Congressional negotiators are scrambling over the Memorial Day recess to rustle up the votes required to pass legislation to rein in the National Security Agency’s bulk collection of phone records but preserve the government’s domestic surveillance program. This race against the clock would never have become necessary — and shouldn’t have — but for a group of senators intent on scuttling sensible legislation authored by U.S. Rep. Jim Sensenbrenner (R-Wis.).
Sensenbrenner’s USA Freedom Act would end the government’s massive eavesdropping program revealed two years ago by whistle-blower Edward Snowden. His bill overwhelmingly passed the House but fell three votes short of the 60 needed for passage last week in the Senate. Sen. Rand Paul (R-Ky.), whose hours-long monologue on Friday made passage impossible, wants to go farther: He has vowed to block reauthorization of the bill until the Senate votes to end the section of the Patriot Act used by the NSA to justify the dragnet of phone records.
But Paul, a presidential candidate who has used his filibustering to raise funds for his campaign, is wrong. The better course (though less lucrative for his campaign) would have been simple support for Sensenbrenner’s bill.
The USA Freedom Act represents a bare minimum in necessary reform. We wish it went further in restoring a balance between personal freedoms and national security. But if the Senate can’t pass even this bill, so be it — let the government’s program for collecting phone records in bulk come to an end. Let Section 215 of the Patriot Act expire.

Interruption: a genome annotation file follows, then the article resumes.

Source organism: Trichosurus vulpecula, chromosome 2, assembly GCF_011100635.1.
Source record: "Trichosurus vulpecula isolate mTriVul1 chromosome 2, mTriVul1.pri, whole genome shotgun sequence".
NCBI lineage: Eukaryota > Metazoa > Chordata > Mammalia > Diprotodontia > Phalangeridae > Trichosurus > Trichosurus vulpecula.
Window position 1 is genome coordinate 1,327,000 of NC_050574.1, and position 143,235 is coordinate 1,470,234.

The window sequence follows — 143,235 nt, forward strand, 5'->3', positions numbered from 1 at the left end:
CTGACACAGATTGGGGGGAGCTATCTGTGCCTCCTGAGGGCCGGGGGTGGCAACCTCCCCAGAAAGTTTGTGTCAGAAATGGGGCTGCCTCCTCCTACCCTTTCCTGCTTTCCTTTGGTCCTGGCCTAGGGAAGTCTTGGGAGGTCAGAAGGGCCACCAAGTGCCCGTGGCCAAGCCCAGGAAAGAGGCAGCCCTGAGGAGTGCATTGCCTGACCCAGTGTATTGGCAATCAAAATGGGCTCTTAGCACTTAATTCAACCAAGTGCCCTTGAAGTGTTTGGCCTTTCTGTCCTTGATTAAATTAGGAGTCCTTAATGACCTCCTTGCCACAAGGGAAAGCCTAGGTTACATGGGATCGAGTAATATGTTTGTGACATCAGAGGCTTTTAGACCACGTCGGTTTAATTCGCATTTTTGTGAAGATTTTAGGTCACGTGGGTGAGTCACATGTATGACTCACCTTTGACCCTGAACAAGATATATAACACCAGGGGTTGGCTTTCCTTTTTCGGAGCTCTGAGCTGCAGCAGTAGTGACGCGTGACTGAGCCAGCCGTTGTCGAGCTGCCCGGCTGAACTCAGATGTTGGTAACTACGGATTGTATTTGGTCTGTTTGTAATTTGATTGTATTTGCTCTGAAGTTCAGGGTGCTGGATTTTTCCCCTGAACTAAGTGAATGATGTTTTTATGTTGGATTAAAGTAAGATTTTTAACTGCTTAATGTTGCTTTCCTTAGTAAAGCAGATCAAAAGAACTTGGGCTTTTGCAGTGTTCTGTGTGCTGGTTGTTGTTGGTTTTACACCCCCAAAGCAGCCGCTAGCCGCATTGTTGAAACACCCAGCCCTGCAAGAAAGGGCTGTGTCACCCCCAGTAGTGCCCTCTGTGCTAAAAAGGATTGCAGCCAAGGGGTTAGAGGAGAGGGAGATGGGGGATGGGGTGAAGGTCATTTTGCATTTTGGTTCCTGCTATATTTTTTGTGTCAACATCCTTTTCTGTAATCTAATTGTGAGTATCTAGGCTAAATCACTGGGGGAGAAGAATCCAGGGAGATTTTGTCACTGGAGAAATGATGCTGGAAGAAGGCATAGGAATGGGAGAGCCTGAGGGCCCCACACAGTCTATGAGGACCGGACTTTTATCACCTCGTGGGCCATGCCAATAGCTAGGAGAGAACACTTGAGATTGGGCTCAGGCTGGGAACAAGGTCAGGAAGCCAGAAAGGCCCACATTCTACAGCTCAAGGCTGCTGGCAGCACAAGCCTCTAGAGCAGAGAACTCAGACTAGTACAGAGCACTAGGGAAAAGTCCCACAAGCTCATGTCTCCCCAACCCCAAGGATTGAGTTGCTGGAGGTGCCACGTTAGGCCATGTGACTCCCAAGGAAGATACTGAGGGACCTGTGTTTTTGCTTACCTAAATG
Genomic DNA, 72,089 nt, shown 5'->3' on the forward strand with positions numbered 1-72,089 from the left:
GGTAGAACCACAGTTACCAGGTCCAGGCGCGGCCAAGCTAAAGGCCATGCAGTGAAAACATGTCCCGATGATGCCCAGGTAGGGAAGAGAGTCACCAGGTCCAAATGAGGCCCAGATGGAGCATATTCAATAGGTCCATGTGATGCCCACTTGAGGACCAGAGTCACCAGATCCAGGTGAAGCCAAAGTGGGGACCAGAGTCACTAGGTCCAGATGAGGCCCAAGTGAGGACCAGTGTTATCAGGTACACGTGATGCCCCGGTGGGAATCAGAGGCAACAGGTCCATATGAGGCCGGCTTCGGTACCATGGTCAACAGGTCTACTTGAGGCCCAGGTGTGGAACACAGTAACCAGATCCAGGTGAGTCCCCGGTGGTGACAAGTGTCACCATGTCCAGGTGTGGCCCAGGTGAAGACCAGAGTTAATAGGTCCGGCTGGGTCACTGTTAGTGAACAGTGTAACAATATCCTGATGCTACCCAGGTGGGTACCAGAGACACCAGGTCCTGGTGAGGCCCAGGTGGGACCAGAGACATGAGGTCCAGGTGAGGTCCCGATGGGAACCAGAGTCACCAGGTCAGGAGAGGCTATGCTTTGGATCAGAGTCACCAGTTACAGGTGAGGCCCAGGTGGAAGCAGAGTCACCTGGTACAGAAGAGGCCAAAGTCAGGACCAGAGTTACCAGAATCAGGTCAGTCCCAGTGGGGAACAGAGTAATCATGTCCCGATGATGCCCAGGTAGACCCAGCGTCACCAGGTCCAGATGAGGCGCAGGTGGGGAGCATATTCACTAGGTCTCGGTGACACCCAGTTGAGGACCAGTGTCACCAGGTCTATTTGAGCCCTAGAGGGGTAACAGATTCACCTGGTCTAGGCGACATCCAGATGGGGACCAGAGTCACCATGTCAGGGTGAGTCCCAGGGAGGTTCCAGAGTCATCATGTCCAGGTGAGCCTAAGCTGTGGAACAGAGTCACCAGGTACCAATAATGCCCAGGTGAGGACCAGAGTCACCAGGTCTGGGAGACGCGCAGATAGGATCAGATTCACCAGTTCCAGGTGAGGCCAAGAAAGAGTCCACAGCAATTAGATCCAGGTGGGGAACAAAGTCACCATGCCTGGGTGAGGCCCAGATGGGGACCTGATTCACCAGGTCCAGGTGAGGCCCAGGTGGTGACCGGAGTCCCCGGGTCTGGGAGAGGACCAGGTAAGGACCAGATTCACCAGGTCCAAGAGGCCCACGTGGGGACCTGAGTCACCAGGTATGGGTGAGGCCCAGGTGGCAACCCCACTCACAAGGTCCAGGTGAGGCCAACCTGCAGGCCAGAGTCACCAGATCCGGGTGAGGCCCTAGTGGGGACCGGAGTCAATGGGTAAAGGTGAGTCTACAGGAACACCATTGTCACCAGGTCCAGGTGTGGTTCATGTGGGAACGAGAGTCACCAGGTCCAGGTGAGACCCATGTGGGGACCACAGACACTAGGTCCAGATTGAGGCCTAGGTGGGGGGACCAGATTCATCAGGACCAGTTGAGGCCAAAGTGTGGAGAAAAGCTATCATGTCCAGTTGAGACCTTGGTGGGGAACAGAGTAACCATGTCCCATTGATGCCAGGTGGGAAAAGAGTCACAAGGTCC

Congress then could craft a new law, from scratch, that puts a premium on our liberties. It wouldn’t be easy, but it shouldn’t be easy.
We’re unclear why Senate Majority Leader Mitch McConnell and others defend this provision of the Patriot Act so strongly to begin with. Just three weeks ago, a federal appeals court released a blistering opinion that Section 215 does not legitimately allow for the “sweeping surveillance” of phone records and other data in “staggering” volumes. And all that data collection, according to testimony and government reports, has never made the difference in thwarting a terrorist attack.
Congress is on course to create a vacuum of authority, in which the NSA would have no clear power to conduct any metadata collection, possibly indefinitely. Negotiators are said to be working on a deal that would tweak the legislation enough to placate Mr. McConnell (or allow him to save face) without alienating the House. One possible solution would be to extend slightly the House bill’s six-month transition period.
Whatever solution lawmakers embrace, it must preserve the painstakingly negotiated compromise embodied in the USA Freedom Act.
Source: BattleCreek Enquirer